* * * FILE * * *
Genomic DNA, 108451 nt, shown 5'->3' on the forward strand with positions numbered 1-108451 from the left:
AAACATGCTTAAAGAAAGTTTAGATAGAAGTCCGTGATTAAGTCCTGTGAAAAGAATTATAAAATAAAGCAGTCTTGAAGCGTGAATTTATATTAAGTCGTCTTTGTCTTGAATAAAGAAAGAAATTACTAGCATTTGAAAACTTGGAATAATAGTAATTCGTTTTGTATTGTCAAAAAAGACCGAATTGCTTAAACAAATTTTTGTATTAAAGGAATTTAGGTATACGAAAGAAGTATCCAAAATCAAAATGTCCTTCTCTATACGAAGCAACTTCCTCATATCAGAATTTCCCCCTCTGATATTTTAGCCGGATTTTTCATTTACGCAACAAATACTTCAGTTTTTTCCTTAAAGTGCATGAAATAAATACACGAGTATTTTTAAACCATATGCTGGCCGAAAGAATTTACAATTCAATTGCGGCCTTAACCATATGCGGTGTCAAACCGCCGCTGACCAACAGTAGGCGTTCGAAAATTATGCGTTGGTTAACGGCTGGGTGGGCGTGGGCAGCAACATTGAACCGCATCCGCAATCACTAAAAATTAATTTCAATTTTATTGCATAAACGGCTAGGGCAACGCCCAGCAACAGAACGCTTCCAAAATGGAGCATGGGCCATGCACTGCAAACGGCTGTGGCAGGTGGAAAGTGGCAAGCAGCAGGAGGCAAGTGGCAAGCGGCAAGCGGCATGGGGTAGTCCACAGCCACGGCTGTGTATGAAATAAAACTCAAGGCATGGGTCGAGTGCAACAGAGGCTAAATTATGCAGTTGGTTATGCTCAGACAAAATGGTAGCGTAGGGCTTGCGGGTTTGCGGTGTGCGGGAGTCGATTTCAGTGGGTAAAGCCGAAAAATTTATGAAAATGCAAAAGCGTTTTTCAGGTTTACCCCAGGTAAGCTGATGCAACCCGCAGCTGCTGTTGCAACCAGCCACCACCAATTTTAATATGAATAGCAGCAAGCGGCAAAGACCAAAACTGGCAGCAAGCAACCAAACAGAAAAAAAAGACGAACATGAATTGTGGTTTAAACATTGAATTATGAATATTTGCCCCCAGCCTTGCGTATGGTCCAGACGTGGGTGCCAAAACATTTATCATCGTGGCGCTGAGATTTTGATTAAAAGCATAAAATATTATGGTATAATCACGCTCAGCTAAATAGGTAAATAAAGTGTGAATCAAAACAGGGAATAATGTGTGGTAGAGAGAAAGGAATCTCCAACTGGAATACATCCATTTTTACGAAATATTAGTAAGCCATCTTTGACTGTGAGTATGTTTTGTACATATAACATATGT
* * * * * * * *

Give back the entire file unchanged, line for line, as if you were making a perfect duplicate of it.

Genomic DNA, 108451 nt, shown 5'->3' on the forward strand with positions numbered 1-108451 from the left:
AAACATGCTTAAAGAAAGTTTAGATAGAAGTCCGTGATTAAGTCCTGTGAAAAGAATTATAAAATAAAGCAGTCTTGAAGCGTGAATTTATATTAAGTCGTCTTTGTCTTGAATAAAGAAAGAAATTACTAGCATTTGAAAACTTGGAATAATAGTAATTCGTTTTGTATTGTCAAAAAAGACCGAATTGCTTAAACAAATTTTTGTATTAAAGGAATTTAGGTATACGAAAGAAGTATCCAAAATCAAAATGTCCTTCTCTATACGAAGCAACTTCCTCATATCAGAATTTCCCCCTCTGATATTTTAGCCGGATTTTTCATTTACGCAACAAATACTTCAGTTTTTTCCTTAAAGTGCATGAAATAAATACACGAGTATTTTTAAACCATATGCTGGCCGAAAGAATTTACAATTCAATTGCGGCCTTAACCATATGCGGTGTCAAACCGCCGCTGACCAACAGTAGGCGTTCGAAAATTATGCGTTGGTTAACGGCTGGGTGGGCGTGGGCAGCAACATTGAACCGCATCCGCAATCACTAAAAATTAATTTCAATTTTATTGCATAAACGGCTAGGGCAACGCCCAGCAACAGAACGCTTCCAAAATGGAGCATGGGCCATGCACTGCAAACGGCTGTGGCAGGTGGAAAGTGGCAAGCAGCAGGAGGCAAGTGGCAAGCGGCAAGCGGCATGGGGTAGTCCACAGCCACGGCTGTGTATGAAATAAAACTCAAGGCATGGGTCGAGTGCAACAGAGGCTAAATTATGCAGTTGGTTATGCTCAGACAAAATGGTAGCGTAGGGCTTGCGGGTTTGCGGTGTGCGGGAGTCGATTTCAGTGGGTAAAGCCGAAAAATTTATGAAAATGCAAAAGCGTTTTTCAGGTTTACCCCAGGTAAGCTGATGCAACCCGCAGCTGCTGTTGCAACCAGCCACCACCAATTTTAATATGAATAGCAGCAAGCGGCAAAGACCAAAACTGGCAGCAAGCAACCAAACAGAAAAAAAAGACGAACATGAATTGTGGTTTAAACATTGAATTATGAATATTTGCCCCCAGCCTTGCGTATGGTCCAGACGTGGGTGCCAAAACATTTATCATCGTGGCGCTGAGATTTTGATTAAAAGCATAAAATATTATGGTATAATCACGCTCAGCTAAATAGGTAAATAAAGTGTGAATCAAAACAGGGAATAATGTGTGGTAGAGAGAAAGGAATCTCCAACTGGAATACATCCATTTTTACGAAATATTAGTAAGCCATCTTTGACTGTGAGTATGTTTTGTACATATAACATATGT